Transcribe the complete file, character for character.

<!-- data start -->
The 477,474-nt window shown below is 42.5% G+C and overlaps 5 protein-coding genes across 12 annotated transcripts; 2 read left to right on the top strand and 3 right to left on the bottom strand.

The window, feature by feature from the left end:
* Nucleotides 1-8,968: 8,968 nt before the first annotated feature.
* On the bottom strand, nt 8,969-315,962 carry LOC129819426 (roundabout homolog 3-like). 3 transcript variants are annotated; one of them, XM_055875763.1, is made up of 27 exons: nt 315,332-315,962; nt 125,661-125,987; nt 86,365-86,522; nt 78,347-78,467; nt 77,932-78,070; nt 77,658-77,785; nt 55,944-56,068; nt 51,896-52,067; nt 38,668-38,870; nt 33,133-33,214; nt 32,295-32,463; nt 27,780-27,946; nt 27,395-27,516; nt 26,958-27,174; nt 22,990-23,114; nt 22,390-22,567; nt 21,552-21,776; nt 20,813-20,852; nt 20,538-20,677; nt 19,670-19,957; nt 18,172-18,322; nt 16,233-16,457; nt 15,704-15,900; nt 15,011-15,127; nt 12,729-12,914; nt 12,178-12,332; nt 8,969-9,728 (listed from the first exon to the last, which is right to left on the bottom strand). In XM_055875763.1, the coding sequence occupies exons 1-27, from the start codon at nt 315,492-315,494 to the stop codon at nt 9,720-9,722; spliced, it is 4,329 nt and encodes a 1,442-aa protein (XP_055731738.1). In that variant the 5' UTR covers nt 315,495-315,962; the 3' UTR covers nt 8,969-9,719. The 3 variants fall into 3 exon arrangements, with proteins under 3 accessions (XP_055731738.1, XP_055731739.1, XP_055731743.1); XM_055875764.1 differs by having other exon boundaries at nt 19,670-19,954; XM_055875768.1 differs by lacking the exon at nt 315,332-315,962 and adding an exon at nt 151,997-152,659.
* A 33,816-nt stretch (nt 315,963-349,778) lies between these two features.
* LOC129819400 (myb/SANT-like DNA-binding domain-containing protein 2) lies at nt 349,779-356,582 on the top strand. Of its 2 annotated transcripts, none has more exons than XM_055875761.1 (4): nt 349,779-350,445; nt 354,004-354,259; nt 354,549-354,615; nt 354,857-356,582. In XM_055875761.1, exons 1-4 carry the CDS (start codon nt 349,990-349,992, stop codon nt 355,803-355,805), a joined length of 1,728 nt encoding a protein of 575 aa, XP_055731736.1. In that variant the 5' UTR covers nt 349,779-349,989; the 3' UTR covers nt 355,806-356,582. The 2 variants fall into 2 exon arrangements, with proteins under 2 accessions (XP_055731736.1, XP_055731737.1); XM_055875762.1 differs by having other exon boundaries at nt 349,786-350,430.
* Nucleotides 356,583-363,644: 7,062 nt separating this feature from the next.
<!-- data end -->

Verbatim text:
The 477,474-nt window shown below is 42.5% G+C and overlaps 5 protein-coding genes across 12 annotated transcripts; 2 read left to right on the top strand and 3 right to left on the bottom strand.

The window, feature by feature from the left end:
* Nucleotides 1-8,968: 8,968 nt before the first annotated feature.
* On the bottom strand, nt 8,969-315,962 carry LOC129819426 (roundabout homolog 3-like). 3 transcript variants are annotated; one of them, XM_055875763.1, is made up of 27 exons: nt 315,332-315,962; nt 125,661-125,987; nt 86,365-86,522; nt 78,347-78,467; nt 77,932-78,070; nt 77,658-77,785; nt 55,944-56,068; nt 51,896-52,067; nt 38,668-38,870; nt 33,133-33,214; nt 32,295-32,463; nt 27,780-27,946; nt 27,395-27,516; nt 26,958-27,174; nt 22,990-23,114; nt 22,390-22,567; nt 21,552-21,776; nt 20,813-20,852; nt 20,538-20,677; nt 19,670-19,957; nt 18,172-18,322; nt 16,233-16,457; nt 15,704-15,900; nt 15,011-15,127; nt 12,729-12,914; nt 12,178-12,332; nt 8,969-9,728 (listed from the first exon to the last, which is right to left on the bottom strand). In XM_055875763.1, the coding sequence occupies exons 1-27, from the start codon at nt 315,492-315,494 to the stop codon at nt 9,720-9,722; spliced, it is 4,329 nt and encodes a 1,442-aa protein (XP_055731738.1). In that variant the 5' UTR covers nt 315,495-315,962; the 3' UTR covers nt 8,969-9,719. The 3 variants fall into 3 exon arrangements, with proteins under 3 accessions (XP_055731738.1, XP_055731739.1, XP_055731743.1); XM_055875764.1 differs by having other exon boundaries at nt 19,670-19,954; XM_055875768.1 differs by lacking the exon at nt 315,332-315,962 and adding an exon at nt 151,997-152,659.
* A 33,816-nt stretch (nt 315,963-349,778) lies between these two features.
* LOC129819400 (myb/SANT-like DNA-binding domain-containing protein 2) lies at nt 349,779-356,582 on the top strand. Of its 2 annotated transcripts, none has more exons than XM_055875761.1 (4): nt 349,779-350,445; nt 354,004-354,259; nt 354,549-354,615; nt 354,857-356,582. In XM_055875761.1, exons 1-4 carry the CDS (start codon nt 349,990-349,992, stop codon nt 355,803-355,805), a joined length of 1,728 nt encoding a protein of 575 aa, XP_055731736.1. In that variant the 5' UTR covers nt 349,779-349,989; the 3' UTR covers nt 355,806-356,582. The 2 variants fall into 2 exon arrangements, with proteins under 2 accessions (XP_055731736.1, XP_055731737.1); XM_055875762.1 differs by having other exon boundaries at nt 349,786-350,430.
* Nucleotides 356,583-363,644: 7,062 nt separating this feature from the next.